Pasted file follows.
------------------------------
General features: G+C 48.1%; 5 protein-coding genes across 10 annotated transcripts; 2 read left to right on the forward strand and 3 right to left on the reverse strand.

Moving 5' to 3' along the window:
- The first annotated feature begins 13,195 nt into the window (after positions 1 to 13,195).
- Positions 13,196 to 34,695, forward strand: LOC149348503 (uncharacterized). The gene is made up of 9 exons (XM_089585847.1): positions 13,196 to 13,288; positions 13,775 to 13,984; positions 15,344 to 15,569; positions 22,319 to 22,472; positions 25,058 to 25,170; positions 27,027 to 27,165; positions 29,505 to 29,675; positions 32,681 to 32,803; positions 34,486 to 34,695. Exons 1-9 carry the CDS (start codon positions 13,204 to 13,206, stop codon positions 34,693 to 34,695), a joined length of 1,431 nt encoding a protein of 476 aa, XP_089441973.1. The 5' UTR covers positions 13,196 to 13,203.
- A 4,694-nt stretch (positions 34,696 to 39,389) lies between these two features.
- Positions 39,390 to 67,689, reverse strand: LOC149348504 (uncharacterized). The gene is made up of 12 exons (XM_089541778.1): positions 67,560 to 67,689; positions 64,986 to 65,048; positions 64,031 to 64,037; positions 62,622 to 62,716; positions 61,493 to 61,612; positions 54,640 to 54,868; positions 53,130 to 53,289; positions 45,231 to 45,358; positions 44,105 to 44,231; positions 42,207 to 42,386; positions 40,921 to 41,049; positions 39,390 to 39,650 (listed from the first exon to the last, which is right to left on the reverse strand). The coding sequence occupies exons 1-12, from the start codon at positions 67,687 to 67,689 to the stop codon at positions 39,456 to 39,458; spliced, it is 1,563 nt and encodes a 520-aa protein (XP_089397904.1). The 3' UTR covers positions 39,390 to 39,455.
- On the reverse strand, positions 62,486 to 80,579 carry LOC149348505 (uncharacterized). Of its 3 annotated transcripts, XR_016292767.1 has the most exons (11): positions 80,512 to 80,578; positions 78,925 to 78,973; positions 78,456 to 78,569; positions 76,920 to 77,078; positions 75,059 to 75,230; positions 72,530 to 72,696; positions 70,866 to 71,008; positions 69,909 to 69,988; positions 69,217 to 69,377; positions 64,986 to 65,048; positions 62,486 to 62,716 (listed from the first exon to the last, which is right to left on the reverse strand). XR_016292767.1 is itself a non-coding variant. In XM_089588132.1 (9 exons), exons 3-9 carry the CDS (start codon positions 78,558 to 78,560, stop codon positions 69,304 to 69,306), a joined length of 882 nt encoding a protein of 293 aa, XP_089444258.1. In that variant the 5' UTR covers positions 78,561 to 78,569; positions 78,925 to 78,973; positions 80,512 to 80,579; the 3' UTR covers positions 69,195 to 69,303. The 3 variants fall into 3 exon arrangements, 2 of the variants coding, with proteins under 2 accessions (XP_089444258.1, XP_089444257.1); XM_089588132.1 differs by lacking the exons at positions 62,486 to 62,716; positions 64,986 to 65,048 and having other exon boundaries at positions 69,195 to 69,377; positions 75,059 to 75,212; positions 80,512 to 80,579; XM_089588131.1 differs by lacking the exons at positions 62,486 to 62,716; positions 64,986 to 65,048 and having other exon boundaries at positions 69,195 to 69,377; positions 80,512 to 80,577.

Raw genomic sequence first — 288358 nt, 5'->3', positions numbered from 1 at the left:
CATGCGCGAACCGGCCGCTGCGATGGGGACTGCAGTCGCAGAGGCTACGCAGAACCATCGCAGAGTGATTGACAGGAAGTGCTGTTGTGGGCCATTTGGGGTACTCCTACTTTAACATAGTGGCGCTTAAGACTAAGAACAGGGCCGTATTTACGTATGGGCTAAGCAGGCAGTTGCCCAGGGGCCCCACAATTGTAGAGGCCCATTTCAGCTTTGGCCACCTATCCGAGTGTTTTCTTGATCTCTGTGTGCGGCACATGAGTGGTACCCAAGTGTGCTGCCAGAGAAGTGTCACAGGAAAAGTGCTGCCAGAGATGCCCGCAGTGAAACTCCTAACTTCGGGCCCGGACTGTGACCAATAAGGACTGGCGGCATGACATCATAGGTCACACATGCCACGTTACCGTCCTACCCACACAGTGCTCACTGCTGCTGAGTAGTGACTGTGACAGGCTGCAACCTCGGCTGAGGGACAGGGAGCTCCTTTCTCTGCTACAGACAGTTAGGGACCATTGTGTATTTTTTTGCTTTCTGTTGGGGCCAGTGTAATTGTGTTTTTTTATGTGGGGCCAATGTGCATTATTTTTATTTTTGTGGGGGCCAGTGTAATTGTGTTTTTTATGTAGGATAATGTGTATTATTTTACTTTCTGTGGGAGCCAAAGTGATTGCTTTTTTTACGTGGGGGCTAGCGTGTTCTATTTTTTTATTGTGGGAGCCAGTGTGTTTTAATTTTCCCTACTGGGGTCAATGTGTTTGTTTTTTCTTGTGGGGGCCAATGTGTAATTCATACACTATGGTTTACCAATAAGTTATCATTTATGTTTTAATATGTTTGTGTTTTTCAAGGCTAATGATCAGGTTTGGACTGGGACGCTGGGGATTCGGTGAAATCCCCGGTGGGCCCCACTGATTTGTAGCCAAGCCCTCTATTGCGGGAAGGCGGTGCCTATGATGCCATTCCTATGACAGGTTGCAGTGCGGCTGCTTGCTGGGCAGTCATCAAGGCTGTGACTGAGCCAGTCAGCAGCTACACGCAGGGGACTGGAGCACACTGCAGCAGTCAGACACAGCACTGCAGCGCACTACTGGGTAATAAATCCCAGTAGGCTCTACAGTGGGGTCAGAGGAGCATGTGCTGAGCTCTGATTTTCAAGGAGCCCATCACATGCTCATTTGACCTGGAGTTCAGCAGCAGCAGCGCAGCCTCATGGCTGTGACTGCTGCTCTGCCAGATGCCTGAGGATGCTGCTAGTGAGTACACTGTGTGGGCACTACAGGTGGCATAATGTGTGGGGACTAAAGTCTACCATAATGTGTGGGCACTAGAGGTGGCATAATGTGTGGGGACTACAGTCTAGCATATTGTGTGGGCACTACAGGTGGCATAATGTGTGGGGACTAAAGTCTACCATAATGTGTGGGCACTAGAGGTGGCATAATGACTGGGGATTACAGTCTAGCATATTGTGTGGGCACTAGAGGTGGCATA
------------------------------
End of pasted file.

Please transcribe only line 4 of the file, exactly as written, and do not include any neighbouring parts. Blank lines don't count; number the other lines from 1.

- Positions 13,196 to 34,695, forward strand: LOC149348503 (uncharacterized). The gene is made up of 9 exons (XM_089585847.1): positions 13,196 to 13,288; positions 13,775 to 13,984; positions 15,344 to 15,569; positions 22,319 to 22,472; positions 25,058 to 25,170; positions 27,027 to 27,165; positions 29,505 to 29,675; positions 32,681 to 32,803; positions 34,486 to 34,695. Exons 1-9 carry the CDS (start codon positions 13,204 to 13,206, stop codon positions 34,693 to 34,695), a joined length of 1,431 nt encoding a protein of 476 aa, XP_089441973.1. The 5' UTR covers positions 13,196 to 13,203.